Putin said he could cut oil production for countries that supported the Wests stupid idea for a price cap on Russian oil . Putin said that the proposed western price cap corresponds to the actual prices at which Russia sells oil today .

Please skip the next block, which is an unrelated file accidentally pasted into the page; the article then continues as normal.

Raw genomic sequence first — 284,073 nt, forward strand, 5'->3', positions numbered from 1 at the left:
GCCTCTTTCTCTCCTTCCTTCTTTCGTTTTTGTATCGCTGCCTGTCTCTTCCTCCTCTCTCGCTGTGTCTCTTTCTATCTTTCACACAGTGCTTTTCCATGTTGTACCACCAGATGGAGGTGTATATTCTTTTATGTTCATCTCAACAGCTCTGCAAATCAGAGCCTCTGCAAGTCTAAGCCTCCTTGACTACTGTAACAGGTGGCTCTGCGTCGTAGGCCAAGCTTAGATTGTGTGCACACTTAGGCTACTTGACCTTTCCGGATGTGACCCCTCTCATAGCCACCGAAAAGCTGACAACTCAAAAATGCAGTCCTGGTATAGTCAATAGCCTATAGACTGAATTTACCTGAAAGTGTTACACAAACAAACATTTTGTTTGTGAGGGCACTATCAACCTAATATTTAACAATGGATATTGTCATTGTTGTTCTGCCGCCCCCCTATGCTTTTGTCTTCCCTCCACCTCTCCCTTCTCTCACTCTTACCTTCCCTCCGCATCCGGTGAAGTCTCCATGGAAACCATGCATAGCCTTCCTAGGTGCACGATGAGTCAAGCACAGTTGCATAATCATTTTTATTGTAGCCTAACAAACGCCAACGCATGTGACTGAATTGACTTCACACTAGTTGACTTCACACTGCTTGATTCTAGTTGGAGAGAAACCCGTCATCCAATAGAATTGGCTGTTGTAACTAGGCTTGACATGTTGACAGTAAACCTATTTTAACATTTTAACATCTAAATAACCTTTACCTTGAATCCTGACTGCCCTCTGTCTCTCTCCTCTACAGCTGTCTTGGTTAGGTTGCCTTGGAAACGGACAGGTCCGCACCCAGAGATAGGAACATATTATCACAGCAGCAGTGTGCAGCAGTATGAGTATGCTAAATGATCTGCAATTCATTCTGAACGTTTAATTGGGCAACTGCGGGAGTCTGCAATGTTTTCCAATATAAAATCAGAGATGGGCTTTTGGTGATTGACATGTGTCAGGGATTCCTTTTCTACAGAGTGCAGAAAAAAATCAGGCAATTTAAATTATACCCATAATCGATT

Moscow, December 9: Russia's President Vladimir Putin said on Friday that he could cut down oil production for countries that supported the West's stupid idea for a price cap on Russian oil.As for our response, I've already stated that we will not sell to those countries that make such decisions.We will probably think, if necessary, about a potential reduction in production, Putin told reporters.I'm not saying that this is a (made) decision, but we will think about it.According to Reuters, Putin's decree, which will be published in the next few days, would outline specific steps (of Russian response).This statement came after the European Union countries decided to cap the price of Russian seaborne oil at USD 60 a barrel.Putin said that the proposed western price cap corresponds to the actual prices at which Russia sells oil today and that the decision does not impact the region.If someone agrees that the consumer will decide the price, the industry will collapse. The industry is also underfunded, and if we only listen to consumers, this investment would be zero.All of this would lead to a dramatic rise in prices and a global energy crisis at some point.Putin was quoted by Reuters as saying that this is a stupid plan, poorly thought out and uncalculated.It would be foolish for everyone, including consumers, to take a non-market, harmful move. Ursula von der Leyen, the president of the European Commission, told Twitter that the EU deal on an oil price cap, which will be coordinated with the G7 and others, will stifle Russia's revenues.It will help us stabilize global energy prices, benefiting emerging economies around the world, Leyen said in a tweet.As you might know, the EU and other key G7 partners will have a full import ban on Russian seaborne oil as of December 5.We must also ensure that emerging and developing economies have continued to have access to certain Russian crude oil at low rates, and today, the EU, the G7, and other global partners have agreed to place a global price cap on seaborne oil from Russia, enabling it to be traded, brokered, and transported by EU operators to third countries, as long as it is solid below the cap.So this price cap will benefit immediately emerging and developing economies and will be updated over time so that we can anticipate market changes.